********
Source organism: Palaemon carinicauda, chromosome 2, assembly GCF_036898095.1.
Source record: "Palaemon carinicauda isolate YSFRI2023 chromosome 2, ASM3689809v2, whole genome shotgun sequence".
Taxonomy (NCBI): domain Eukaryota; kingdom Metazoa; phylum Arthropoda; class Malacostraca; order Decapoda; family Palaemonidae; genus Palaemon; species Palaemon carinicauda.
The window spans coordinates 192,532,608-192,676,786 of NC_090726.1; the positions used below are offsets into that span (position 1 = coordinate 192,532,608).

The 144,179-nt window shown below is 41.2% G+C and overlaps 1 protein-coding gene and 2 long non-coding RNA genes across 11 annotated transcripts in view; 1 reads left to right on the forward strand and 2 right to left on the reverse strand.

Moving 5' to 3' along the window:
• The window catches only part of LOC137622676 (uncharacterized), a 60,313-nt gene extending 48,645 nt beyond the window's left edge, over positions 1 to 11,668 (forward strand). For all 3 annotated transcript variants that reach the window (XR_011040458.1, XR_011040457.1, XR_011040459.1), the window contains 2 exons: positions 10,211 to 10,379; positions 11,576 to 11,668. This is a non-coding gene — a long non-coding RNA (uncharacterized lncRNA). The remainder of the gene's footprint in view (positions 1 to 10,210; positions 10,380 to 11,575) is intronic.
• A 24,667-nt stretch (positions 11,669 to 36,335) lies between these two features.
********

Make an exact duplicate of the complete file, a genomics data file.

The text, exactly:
Source organism: Palaemon carinicauda, chromosome 2, assembly GCF_036898095.1.
Source record: "Palaemon carinicauda isolate YSFRI2023 chromosome 2, ASM3689809v2, whole genome shotgun sequence".
Taxonomy (NCBI): domain Eukaryota; kingdom Metazoa; phylum Arthropoda; class Malacostraca; order Decapoda; family Palaemonidae; genus Palaemon; species Palaemon carinicauda.
The window spans coordinates 192,532,608-192,676,786 of NC_090726.1; the positions used below are offsets into that span (position 1 = coordinate 192,532,608).

The 144,179-nt window shown below is 41.2% G+C and overlaps 1 protein-coding gene and 2 long non-coding RNA genes across 11 annotated transcripts in view; 1 reads left to right on the forward strand and 2 right to left on the reverse strand.

Moving 5' to 3' along the window:
• The window catches only part of LOC137622676 (uncharacterized), a 60,313-nt gene extending 48,645 nt beyond the window's left edge, over positions 1 to 11,668 (forward strand). For all 3 annotated transcript variants that reach the window (XR_011040458.1, XR_011040457.1, XR_011040459.1), the window contains 2 exons: positions 10,211 to 10,379; positions 11,576 to 11,668. This is a non-coding gene — a long non-coding RNA (uncharacterized lncRNA). The remainder of the gene's footprint in view (positions 1 to 10,210; positions 10,380 to 11,575) is intronic.
• A 24,667-nt stretch (positions 11,669 to 36,335) lies between these two features.